Trainee Spotlight: Jill Riddell

Oct 15, 2019 | Project 3 (Fate & Transport), PROTECT Team, PROTECT Trainees, Trainee Spotlight

Jill Riddell is a PROTECT trainee from West Virginia University currently pursuing her PhD in Geology under the mentorship of Dr. Dorothy Vesper. For the last two years, she has been supporting PROTECT’s Project 4 research on sediment characterization by using a variety of soils and geochemical techniques to characterize karst sediments to help find out how pollutants are transported within Puerto Rico’s karst regions. Last year, Jill attended and presented at the 2018 Geological Society of America Annual Conference in Indianapolis,  Indiana, alongside senior researchers. Most recently, Jill was awarded the 2019 KC Donnelly Award to expand her current research and traveled to the University of Arizona SRP Center to work with Dr. Jon Chorover on sediment mineralogy and bonding.

In 2012 Jill came to West Virginia University to complete a M.S. in geology and geochemistry with Dr. Vesper. Jill was initially introduced to PROTECT at the end of her master’s degree when she became more interested in organic contaminants and how they move through karst aquifers. “After finishing my MS degree in 2015 and working in environmental consulting for a few years, I decided to return to WVU for my PhD studies. Again, I chose to work with Dr. Vesper to explore the ability of different groundwater tracing tools in karst aquifers that can have the potential to behave similarly to organic contaminants. Since PROTECT has a project focused on contaminant movement in karst, returning to WVU was a perfect fit.”

During her time with PROTECT Jill has traveled to Puerto Rico twice to collect cave sediments and work alongside the rest of the Project 4 team, lead by Dr. Ingrid Padilla. “During both trips to PR, I was able to learn and use new sampling techniques I would not ordinarily use in my research in West Virginia. I was also able to develop a deeper network of science colleagues and friends at UPR-Mayaguez, UPR-Arecibo, and the landowners that own the caves and springs at which the sampling took place.” Her involvement in PROTECT led her to apply for the KC Donnelly Externship. “Since my main research at WVU focuses on tracer movement through karst aquifers, adding more laboratory data on the interaction of the karst sediments and tracers will be essential in evaluating how these tracers really move through aquifers. ”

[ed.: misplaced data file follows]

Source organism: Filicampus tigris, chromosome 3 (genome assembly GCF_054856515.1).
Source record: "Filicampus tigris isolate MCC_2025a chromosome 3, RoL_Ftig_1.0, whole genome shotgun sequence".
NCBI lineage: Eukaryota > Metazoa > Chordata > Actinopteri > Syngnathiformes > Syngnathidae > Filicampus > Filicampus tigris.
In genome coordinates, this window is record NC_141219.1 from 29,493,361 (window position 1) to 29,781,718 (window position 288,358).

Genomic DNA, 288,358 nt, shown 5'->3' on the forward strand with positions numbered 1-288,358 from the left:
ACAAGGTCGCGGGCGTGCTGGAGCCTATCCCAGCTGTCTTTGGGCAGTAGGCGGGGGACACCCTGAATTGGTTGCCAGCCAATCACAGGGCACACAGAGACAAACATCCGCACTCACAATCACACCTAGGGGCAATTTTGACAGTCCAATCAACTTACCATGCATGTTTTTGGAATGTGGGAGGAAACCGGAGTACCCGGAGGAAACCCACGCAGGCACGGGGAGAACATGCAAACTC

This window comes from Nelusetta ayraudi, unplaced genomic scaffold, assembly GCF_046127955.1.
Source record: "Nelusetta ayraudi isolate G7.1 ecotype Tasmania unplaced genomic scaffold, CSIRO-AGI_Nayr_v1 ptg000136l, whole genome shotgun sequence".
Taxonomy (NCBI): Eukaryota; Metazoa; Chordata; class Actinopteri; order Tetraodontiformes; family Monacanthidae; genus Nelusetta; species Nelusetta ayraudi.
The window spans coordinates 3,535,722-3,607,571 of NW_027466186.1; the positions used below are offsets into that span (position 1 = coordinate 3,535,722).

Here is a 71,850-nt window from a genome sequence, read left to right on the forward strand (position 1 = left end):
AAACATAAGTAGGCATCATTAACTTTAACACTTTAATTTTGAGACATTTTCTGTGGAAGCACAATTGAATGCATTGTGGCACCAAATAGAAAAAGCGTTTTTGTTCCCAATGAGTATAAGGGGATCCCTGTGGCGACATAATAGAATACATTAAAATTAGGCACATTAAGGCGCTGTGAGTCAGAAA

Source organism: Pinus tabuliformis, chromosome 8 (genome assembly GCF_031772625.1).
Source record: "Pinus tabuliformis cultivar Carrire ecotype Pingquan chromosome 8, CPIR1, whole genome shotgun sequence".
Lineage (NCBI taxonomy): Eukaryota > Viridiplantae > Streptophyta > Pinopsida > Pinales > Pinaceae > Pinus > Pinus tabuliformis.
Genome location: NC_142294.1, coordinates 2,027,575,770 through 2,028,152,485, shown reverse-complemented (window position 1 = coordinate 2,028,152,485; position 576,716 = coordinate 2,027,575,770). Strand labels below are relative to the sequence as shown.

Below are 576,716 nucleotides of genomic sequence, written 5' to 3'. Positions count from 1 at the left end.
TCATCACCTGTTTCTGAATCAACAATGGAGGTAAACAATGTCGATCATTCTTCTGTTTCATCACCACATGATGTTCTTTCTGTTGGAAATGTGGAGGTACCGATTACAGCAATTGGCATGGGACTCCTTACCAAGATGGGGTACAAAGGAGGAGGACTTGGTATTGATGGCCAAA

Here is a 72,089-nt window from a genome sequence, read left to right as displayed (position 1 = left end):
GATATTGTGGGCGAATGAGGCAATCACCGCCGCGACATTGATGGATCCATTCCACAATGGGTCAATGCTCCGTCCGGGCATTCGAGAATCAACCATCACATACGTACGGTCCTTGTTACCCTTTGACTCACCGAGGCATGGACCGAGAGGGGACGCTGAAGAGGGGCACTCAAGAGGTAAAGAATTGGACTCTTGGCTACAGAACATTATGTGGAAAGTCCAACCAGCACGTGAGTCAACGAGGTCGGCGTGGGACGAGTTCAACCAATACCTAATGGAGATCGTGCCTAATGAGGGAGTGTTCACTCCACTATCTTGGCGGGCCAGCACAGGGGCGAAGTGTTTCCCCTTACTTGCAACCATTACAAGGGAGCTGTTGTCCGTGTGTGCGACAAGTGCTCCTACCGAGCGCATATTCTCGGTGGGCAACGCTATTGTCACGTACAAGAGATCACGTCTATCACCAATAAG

Jill has had the privilege to glean a unique perspective from her mentorship with Dr. Vesper since they have been working together for 7 years and Dr. Vesper has worked with PROTECT researchers since before its inception.  While earning her PhD and moving into an Academic Career as a professor and researcher, Dr. Vesper also gained experience working in environmental consulting and remediation for almost a decade. “Because of her diverse background, [Dorothy] is able to provide invaluable information on different career paths (academic, private consulting, research, teaching, etc.) and how the different interests and strengths of her students fit the paths they chose. She can demonstrate to students how scientific research eventually leads to laws and regulations that are monitored and regulated in the consulting word. In addition, Dr. Vesper has developed a vast network of colleagues throughout her career and is always willing to introduce students to different people that may help them in their research. Dr. Vesper never fails to advocate for her students, push us to become better scientists and researchers, and prepare us for the next step(s) of our careers.”

Jill’s favorite part about working with PROTECT has been the opportunities to travel to places she wouldn’t have thought possible and ultimately expand her research ability/network. “It can be challenging to learn new techniques and to spend long periods of time with scientists who are specialists in different fields, however it is these exact experiences that have made me a stronger scientist and forced me out of my comfort zone. I do feel that the opportunities provided to me by PROTECT have allowed me to diversify as a scientist and to evaluate scientific problems and questions on a broader, more ‘big picture’ scale.”

Jill Riddell is expected to graduate with her PhD in 2021 and plans to pursue a teaching position or a post-doctoral appointment in geochemistry. We are happy to have Jill as a trainee on PROTECT and are excited to see where her research takes her in the future.